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Feds’ U-turn on drug costs calms organ transplant patients

By ADAM SMELTZ,, Tribune-Review,Greensburg,PA

POSTED: 06/09/14, 11:06 AM EDT

Organ transplant recipients on Medicare are relieved by the Obama administration’s change of course on regulating steep medication costs for them.

The administration had planned to relax an insurance coverage mandate for many transplant recipients, whose life-preserving medicine can cost more than $2,000 a month. The Centers for Medicare and Medicaid Services reversed that stance because of an avalanche of opposition from lawmakers and transplant recipients.

Two-time heart transplant recipient Rudy Molnar, 75, of Natrona Heights said the reversal is a relief for him and the transplant community. He estimated that, under the proposal, his out-of-pocket costs for transplant-related drugs could have jumped about 20 percent to $120 a month.

“There’s a lot of people who can’t even afford what they pay now for drugs,” said Molnar, who has spent more than $4,500 since January for all of his prescriptions. “It does get kind of tight sometimes. They really put the squeeze on you with all the medications you’re on.”

Since 2006, a federal guarantee has mandated that private insurance plans providing prescription benefits for seniors and disabled beneficiaries on Medicare must cover “all or substantially all” medications in three categories. They are widely used antidepressants, antipsychotics and prescriptions that suppress the immune system and prevent rejection of transplanted organs.

In January, Medicare officials said the provision no longer was necessary to guarantee access to the drugs. They said dropping the rule could save millions of dollars for taxpayers and beneficiaries, whose out-of-pocket expenses often hover around $50 a month.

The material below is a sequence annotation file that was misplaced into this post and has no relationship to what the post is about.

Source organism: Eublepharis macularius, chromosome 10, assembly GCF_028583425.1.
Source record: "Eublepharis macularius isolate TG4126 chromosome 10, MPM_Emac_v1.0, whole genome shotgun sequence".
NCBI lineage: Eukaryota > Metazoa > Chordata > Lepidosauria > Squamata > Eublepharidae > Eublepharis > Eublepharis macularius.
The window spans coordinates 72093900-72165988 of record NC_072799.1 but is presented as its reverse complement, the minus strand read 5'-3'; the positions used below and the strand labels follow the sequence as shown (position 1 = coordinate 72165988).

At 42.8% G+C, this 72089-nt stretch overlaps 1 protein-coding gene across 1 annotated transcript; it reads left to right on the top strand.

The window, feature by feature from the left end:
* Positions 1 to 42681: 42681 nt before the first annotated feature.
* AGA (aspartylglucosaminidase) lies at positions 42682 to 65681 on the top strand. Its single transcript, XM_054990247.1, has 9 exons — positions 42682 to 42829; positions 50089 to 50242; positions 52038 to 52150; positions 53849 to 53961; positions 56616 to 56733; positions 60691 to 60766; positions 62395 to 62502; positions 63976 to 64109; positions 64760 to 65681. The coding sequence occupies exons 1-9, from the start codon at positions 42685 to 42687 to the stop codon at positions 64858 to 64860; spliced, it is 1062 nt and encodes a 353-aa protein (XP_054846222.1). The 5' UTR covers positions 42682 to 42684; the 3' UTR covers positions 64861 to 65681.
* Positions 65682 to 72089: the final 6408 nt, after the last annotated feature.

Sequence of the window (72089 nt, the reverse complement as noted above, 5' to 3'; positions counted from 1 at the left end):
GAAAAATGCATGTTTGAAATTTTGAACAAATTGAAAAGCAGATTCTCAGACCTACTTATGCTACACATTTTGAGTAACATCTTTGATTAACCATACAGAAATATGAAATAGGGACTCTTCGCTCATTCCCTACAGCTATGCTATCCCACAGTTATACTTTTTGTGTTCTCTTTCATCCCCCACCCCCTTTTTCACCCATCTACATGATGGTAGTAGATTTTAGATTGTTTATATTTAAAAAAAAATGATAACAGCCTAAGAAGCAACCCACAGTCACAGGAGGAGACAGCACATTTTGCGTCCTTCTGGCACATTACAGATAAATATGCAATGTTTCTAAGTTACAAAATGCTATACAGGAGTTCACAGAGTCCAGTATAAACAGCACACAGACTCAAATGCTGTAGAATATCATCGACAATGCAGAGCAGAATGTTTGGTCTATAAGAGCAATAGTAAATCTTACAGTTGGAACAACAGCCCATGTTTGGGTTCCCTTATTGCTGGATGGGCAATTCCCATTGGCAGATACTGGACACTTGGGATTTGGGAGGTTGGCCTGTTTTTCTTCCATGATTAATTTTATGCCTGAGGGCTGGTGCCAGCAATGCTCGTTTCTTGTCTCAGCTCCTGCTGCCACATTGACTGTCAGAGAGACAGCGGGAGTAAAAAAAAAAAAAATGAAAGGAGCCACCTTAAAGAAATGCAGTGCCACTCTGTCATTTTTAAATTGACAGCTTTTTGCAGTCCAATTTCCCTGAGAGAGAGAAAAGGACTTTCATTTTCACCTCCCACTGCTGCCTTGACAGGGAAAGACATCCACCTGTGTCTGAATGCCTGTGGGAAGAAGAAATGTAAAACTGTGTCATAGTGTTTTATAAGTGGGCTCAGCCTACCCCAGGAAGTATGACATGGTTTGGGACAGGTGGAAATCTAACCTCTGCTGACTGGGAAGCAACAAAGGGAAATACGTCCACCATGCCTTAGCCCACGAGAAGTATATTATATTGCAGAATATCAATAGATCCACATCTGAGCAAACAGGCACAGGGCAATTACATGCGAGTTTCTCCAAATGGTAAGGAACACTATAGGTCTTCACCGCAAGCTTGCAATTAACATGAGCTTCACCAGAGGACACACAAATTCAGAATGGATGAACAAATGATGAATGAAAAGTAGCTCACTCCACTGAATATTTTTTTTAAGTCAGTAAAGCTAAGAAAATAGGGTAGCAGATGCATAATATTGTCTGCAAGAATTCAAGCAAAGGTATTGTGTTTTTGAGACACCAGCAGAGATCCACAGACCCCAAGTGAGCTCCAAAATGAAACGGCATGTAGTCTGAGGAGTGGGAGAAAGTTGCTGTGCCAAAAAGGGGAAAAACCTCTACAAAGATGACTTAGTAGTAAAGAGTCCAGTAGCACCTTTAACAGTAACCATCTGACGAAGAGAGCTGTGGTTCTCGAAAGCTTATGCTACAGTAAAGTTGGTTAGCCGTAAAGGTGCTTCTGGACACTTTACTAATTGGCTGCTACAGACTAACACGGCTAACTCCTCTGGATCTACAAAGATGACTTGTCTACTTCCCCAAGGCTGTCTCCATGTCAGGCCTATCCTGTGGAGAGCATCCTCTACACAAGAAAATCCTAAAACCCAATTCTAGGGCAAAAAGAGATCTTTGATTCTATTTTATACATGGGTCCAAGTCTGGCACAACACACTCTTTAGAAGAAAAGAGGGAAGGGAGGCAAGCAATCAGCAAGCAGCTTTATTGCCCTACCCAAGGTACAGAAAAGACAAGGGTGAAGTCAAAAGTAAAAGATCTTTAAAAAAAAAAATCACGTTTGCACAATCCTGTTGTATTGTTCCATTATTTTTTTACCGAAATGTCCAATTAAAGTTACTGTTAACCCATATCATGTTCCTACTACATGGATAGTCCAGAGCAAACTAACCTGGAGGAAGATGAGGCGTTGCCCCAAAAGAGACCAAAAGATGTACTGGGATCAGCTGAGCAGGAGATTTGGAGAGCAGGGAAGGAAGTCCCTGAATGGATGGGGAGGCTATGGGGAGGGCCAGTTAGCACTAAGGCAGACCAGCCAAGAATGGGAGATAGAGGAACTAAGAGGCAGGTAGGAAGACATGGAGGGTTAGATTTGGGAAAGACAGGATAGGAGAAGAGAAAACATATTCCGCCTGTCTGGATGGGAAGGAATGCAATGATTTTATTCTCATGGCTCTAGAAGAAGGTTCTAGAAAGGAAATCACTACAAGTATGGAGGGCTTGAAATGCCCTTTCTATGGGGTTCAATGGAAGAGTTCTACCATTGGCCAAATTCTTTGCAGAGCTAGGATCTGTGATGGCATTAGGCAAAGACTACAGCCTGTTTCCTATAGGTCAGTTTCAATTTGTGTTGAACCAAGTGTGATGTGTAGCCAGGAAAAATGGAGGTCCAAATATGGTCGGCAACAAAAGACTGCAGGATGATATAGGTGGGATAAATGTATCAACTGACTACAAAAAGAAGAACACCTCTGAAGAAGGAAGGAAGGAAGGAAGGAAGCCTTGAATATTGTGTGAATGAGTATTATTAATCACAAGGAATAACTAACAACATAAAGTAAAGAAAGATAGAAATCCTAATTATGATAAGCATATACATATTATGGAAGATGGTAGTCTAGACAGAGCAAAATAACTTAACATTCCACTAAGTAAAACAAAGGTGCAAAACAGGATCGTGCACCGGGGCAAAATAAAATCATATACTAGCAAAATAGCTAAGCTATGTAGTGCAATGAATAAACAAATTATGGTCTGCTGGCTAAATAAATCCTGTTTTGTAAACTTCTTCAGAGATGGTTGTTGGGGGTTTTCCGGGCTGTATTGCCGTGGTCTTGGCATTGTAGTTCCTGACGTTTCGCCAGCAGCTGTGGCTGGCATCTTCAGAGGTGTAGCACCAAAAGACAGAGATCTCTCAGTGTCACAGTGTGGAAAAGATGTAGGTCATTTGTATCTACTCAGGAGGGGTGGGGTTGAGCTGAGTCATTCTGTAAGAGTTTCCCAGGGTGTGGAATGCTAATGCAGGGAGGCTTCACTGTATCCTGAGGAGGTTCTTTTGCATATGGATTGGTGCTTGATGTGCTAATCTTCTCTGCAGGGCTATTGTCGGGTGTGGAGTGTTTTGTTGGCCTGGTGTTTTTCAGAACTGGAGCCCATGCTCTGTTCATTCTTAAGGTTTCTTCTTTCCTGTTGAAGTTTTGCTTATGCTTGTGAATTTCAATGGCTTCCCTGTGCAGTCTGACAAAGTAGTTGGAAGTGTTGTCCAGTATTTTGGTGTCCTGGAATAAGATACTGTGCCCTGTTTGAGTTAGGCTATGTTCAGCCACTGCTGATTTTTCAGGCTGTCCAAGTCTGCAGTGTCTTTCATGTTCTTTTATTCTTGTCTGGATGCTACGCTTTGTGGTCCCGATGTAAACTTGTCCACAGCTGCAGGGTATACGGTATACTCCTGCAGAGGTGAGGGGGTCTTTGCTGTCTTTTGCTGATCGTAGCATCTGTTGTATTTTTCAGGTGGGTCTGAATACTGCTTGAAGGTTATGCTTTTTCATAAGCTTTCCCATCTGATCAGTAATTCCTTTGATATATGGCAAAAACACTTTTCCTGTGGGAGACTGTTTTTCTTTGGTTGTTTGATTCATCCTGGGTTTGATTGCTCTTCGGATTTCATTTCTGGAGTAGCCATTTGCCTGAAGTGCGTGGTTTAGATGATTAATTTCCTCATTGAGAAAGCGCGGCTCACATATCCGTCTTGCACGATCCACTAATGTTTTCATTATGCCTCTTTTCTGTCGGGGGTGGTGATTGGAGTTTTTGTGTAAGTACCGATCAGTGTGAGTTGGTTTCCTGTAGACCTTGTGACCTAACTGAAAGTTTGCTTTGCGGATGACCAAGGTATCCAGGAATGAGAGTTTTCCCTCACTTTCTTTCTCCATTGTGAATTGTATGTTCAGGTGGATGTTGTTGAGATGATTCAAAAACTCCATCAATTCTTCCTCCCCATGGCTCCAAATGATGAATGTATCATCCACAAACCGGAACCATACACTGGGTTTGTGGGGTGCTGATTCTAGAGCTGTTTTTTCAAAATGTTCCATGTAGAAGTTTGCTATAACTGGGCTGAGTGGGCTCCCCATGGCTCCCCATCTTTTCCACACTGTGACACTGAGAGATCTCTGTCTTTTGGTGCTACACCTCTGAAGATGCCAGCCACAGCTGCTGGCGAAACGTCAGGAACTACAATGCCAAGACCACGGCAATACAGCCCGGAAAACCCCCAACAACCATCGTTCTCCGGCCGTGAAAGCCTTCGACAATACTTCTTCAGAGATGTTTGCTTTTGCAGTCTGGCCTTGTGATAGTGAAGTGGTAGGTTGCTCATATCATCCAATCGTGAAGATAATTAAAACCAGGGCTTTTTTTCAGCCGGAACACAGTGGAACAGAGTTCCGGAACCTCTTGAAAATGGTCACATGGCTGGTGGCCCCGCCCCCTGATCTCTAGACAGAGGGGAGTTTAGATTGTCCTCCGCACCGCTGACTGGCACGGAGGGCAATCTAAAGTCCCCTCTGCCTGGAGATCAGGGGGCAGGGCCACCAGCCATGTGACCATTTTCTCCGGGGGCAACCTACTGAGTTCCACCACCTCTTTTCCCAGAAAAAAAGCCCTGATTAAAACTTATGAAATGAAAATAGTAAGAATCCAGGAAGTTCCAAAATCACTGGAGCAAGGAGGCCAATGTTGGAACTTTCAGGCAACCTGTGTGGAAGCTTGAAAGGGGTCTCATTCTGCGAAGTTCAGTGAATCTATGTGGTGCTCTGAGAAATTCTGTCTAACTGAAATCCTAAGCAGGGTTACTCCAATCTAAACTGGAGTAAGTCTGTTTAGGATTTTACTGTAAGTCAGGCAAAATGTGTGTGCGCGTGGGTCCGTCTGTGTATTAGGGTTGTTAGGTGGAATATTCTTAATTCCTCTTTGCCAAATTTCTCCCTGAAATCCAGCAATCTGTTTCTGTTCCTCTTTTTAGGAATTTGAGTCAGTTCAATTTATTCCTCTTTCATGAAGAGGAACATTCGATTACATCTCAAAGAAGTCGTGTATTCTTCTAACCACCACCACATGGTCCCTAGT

Plus, Medicare leaders argued, the widened availability of generic drugs could allow some regulations to be relaxed safely.

Lawmakers including Sen. Bob Casey, D-Scranton; Sen. Pat Toomey, R-Lehigh Valley; and U.S. Rep. Tim Murphy, R-Upper St. Clair, disagreed and said the revision could diminish access for patients in need.

Medicare and Medicaid Administrator Marilyn Tavenner throttled back in a letter to Congress on March 10, when she wrote that the administration would put the proposal on hold for 2015 while it collects more feedback.

An agency notice in the Federal Register on May 23 alerted the public.

“Given the complexities of this issue and stakeholder input, we did not finalize this proposal,” Medicare officials wrote in a brief statement to the Tribune-Review. Tavenner, in her letter, left open the possibility that Medicare officials could introduce a revised measure “in future years.”

Toomey plans to keep a close watch, spokeswoman E.R. Anderson said.

“The price and availability of prescription drugs is critical to many, and he continues to be mindful that changes can have real consequences for beneficiaries,” Anderson said in a statement.

America’s Health Insurance Plans, a national trade association for health insurers, and Downtown-based insurer Highmark Inc. did not answer questions about the development.

UPMC Health Plan supports access to needed prescriptions but fears “blanketing entire drug classes as ‘protected’ “ when that can drive up costs without necessarily improving patient health, a spokeswoman wrote.

The possibility of another pitch to change the prescription coverage mandate worries Jim Gleason, president of the Transplant Recipients International Organization. The advocacy group, which includes about 100 members in the Pittsburgh area, is among more than a dozen that protested the January proposal.

“There’s a concern that they (will) wait until everything calms down and then sneak it back in again,” said Gleason, who lives in Edgewater Park, N.J.

Molnar, who leads the Pittsburgh chapter of TRIO, said federal agencies tend to “cut where it’s easiest to get away with it.”

Jack Silverstein, a kidney transplant recipient, said those who oversee the programs often don’t understand the transplant community.

“I think that’s the biggest problem. Most of them haven’t had a transplant, so they don’t know what’s going on,” said Silverstein, 68, of Monroeville, president of the Western Pennsylvania Kidney Support Groups. “The important thing is getting the word out to them.”

Adam Smeltz is a staff writer for Trib Total Media. He can be reached at 412-380-5676 or

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